By the early hours of the 13th Napier had decided Magdala would have to be stormed without further delay. At about 9a.m. On Easter Monday the advance began. Three companies were to occupy Fahla and two more scale Selasse. By midday a new flood of disarmed Abyssinian warriors and their families were streaming down from both peaks. Some eye witnesses placed their number about 25,000. With both mountains secure soon after, Napier called up the Armstrong Guns on elephant-back to site them on the saddle between the peaks. Soon the 12 pounders were in action. In the meantime a squadron of Indian cavalry led by Captain Speedy pressed forward onto Islamgee where gradually the plateau filled with British and Indian troops as the brigades and guns arrived. At the foot of the precipice they soon discovered the putrefying bodies of the captives that had been hurled down from Magdala on Theodore’s night of fury. A reconnaissance of the natural and man-made defences guarding the northern approaches to Magdala had revealed a sharp dip at the southern end of Islamgee and a towering 300 feet high cliff-face, scalable only by a single narrow twisting path. Two fortified gates 4’ wide guarded this slender avenue of approach. Theodore had strengthened the defences by piling blocks of stone against the inside of the closed lower gates making them virtually impenetrable.
Only a frontal attack up the path through the gates was practicable. Just after 1pm Napier began an artillery bombardment but did little damage. An hour later the commander-in-chief ordered the storming column to advance to the assault. The lower gate was reached but there was a disconcerting pause when it was realised that the sappers had omitted to bring their powder charges and scaling ladders.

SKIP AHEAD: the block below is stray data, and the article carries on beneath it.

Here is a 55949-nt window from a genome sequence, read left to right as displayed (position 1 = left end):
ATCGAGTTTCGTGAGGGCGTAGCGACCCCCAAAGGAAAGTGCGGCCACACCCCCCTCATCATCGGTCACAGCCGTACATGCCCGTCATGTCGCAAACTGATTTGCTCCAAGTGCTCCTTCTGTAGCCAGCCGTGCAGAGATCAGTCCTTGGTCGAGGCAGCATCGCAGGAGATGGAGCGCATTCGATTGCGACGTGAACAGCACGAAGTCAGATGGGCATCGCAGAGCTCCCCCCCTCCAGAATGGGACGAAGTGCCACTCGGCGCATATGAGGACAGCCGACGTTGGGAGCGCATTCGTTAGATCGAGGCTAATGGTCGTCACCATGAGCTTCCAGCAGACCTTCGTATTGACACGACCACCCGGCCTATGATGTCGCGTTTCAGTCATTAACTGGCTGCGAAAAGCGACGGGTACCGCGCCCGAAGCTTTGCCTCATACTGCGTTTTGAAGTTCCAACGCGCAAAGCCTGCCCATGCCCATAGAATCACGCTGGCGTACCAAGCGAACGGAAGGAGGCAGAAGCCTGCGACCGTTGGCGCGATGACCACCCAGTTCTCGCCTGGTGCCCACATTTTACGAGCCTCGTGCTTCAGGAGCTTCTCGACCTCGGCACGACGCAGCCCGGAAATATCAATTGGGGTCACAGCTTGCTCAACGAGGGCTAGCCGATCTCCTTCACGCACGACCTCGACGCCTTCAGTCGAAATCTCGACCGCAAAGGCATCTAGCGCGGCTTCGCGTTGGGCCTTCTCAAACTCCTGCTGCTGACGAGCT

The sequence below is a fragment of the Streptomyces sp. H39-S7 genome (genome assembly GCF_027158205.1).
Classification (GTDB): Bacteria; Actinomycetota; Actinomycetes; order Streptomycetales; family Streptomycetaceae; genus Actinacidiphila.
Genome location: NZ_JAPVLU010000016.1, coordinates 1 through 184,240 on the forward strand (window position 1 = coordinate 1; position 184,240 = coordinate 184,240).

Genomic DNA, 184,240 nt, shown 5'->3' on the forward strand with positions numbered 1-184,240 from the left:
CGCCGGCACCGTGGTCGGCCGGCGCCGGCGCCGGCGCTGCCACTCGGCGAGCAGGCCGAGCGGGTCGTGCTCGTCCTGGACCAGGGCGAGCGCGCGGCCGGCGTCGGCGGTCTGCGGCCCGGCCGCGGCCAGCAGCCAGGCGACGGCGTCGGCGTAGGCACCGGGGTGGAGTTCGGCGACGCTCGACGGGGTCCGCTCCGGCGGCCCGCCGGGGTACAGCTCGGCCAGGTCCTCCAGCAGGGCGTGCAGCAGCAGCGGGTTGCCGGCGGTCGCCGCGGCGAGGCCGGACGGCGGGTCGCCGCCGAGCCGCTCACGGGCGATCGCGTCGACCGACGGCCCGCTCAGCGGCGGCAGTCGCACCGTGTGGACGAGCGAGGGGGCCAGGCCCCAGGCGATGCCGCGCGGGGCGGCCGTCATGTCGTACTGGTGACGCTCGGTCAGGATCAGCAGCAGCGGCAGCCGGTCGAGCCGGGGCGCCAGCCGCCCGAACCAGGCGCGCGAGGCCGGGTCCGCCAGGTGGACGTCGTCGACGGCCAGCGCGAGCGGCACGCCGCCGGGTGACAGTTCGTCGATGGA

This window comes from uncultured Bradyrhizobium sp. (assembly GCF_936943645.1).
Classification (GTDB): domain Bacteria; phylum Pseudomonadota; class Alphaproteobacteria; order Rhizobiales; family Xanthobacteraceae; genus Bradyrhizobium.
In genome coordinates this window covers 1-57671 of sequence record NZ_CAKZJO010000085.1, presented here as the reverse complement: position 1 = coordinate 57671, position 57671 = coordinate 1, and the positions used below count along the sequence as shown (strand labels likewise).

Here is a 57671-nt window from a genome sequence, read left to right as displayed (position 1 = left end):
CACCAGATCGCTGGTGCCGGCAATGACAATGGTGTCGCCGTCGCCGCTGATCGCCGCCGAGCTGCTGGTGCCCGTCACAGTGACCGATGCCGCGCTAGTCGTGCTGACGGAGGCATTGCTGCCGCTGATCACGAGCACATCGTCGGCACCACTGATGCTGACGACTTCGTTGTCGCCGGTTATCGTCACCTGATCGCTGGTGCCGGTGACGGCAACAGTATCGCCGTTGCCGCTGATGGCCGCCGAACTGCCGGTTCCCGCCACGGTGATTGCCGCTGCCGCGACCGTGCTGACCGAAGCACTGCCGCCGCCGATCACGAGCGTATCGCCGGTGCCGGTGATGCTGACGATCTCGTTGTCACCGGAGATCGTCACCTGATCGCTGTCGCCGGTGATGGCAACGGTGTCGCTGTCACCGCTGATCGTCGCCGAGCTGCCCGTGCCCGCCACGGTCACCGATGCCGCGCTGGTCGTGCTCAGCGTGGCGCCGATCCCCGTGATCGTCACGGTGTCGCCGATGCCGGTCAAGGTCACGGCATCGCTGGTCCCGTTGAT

Now took place a celebrated incident which earned the 33rd Foot its first two Victoria Crosses. A tall private soldier named J. Bergin managed to hack away with his bayonet some of the protruding thorn bushes from a section of the 12 ‘ high palisade along the lower defences. He then asked a nearby drummer “Magner” to give him a help up. It proved easier however for Bergin to heave up Drummer Magner towards the top of the wall until he could just grip the edge. A strong shove from Bergin’s rifle butt quickly deposited Magner on top of the wall. Ignoring heavy rifle fire, Magner was just able to lean over and haul his companion up beside him, where after he continued to assist more comrades up in the same way while Bergin fired away single handed at every Abyssinian he could see, killing several. A way was thus opened through Magdala’s lower defences. As more and more British and Indian Soldiers appeared on top of the wall the defenders turned and fled to the upper defences.